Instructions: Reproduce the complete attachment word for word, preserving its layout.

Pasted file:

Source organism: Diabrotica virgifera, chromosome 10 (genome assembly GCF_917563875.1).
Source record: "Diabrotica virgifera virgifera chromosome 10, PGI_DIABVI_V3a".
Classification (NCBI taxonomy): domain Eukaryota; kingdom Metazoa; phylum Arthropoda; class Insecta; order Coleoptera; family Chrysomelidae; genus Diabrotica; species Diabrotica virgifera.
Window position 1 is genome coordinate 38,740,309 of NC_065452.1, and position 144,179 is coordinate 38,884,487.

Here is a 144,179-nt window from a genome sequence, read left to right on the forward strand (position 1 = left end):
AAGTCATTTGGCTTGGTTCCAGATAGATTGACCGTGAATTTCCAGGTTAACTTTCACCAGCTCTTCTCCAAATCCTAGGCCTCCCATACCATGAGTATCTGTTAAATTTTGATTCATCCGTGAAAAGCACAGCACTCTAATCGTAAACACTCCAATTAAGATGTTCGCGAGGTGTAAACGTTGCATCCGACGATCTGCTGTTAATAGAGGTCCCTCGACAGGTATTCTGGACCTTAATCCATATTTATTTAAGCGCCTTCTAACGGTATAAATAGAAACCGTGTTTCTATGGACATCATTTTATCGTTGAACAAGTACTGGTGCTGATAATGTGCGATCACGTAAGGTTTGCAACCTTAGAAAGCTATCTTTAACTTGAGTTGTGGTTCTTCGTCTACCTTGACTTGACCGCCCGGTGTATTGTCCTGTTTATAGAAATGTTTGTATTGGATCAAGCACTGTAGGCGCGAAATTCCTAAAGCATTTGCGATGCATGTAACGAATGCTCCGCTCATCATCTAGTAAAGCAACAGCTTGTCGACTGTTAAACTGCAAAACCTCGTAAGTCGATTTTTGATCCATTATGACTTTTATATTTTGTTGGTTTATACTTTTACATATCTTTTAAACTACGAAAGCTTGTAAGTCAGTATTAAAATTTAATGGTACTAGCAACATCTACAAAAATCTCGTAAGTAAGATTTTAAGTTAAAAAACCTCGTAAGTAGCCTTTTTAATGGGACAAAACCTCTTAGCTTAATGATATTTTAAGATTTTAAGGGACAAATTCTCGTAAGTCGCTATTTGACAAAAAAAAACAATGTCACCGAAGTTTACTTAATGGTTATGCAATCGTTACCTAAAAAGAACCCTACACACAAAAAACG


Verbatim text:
Source organism: Diabrotica virgifera, chromosome 10 (genome assembly GCF_917563875.1).
Source record: "Diabrotica virgifera virgifera chromosome 10, PGI_DIABVI_V3a".
Classification (NCBI taxonomy): domain Eukaryota; kingdom Metazoa; phylum Arthropoda; class Insecta; order Coleoptera; family Chrysomelidae; genus Diabrotica; species Diabrotica virgifera.
Window position 1 is genome coordinate 38,740,309 of NC_065452.1, and position 144,179 is coordinate 38,884,487.

Here is a 144,179-nt window from a genome sequence, read left to right on the forward strand (position 1 = left end):
AAGTCATTTGGCTTGGTTCCAGATAGATTGACCGTGAATTTCCAGGTTAACTTTCACCAGCTCTTCTCCAAATCCTAGGCCTCCCATACCATGAGTATCTGTTAAATTTTGATTCATCCGTGAAAAGCACAGCACTCTAATCGTAAACACTCCAATTAAGATGTTCGCGAGGTGTAAACGTTGCATCCGACGATCTGCTGTTAATAGAGGTCCCTCGACAGGTATTCTGGACCTTAATCCATATTTATTTAAGCGCCTTCTAACGGTATAAATAGAAACCGTGTTTCTATGGACATCATTTTATCGTTGAACAAGTACTGGTGCTGATAATGTGCGATCACGTAAGGTTTGCAACCTTAGAAAGCTATCTTTAACTTGAGTTGTGGTTCTTCGTCTACCTTGACTTGACCGCCCGGTGTATTGTCCTGTTTATAGAAATGTTTGTATTGGATCAAGCACTGTAGGCGCGAAATTCCTAAAGCATTTGCGATGCATGTAACGAATGCTCCGCTCATCATCTAGTAAAGCAACAGCTTGTCGACTGTTAAACTGCAAAACCTCGTAAGTCGATTTTTGATCCATTATGACTTTTATATTTTGTTGGTTTATACTTTTACATATCTTTTAAACTACGAAAGCTTGTAAGTCAGTATTAAAATTTAATGGTACTAGCAACATCTACAAAAATCTCGTAAGTAAGATTTTAAGTTAAAAAACCTCGTAAGTAGCCTTTTTAATGGGACAAAACCTCTTAGCTTAATGATATTTTAAGATTTTAAGGGACAAATTCTCGTAAGTCGCTATTTGACAAAAAAAAACAATGTCACCGAAGTTTACTTAATGGTTATGCAATCGTTACCTAAAAAGAACCCTACACACAAAAAACG